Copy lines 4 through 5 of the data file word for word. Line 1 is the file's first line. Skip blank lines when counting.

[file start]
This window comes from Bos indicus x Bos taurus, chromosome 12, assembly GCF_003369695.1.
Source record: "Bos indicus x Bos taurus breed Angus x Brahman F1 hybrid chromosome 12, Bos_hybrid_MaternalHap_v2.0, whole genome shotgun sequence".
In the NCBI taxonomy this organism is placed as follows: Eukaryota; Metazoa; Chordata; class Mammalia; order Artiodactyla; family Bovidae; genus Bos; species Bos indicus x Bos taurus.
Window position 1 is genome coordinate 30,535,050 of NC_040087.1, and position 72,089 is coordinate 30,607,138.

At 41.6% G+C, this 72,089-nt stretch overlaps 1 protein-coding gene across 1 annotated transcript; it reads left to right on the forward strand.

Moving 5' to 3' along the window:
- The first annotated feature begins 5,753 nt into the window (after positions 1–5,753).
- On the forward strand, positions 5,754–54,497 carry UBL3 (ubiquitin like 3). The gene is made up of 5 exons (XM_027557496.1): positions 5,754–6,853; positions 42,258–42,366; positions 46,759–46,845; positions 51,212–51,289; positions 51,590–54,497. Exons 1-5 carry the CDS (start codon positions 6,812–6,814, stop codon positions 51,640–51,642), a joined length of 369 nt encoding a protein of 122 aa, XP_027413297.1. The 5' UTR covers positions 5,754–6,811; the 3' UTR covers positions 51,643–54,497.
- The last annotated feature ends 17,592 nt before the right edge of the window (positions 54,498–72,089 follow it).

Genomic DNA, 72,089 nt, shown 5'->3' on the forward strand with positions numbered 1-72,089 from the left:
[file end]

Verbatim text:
Window position 1 is genome coordinate 30,535,050 of NC_040087.1, and position 72,089 is coordinate 30,607,138.

At 41.6% G+C, this 72,089-nt stretch overlaps 1 protein-coding gene across 1 annotated transcript; it reads left to right on the forward strand.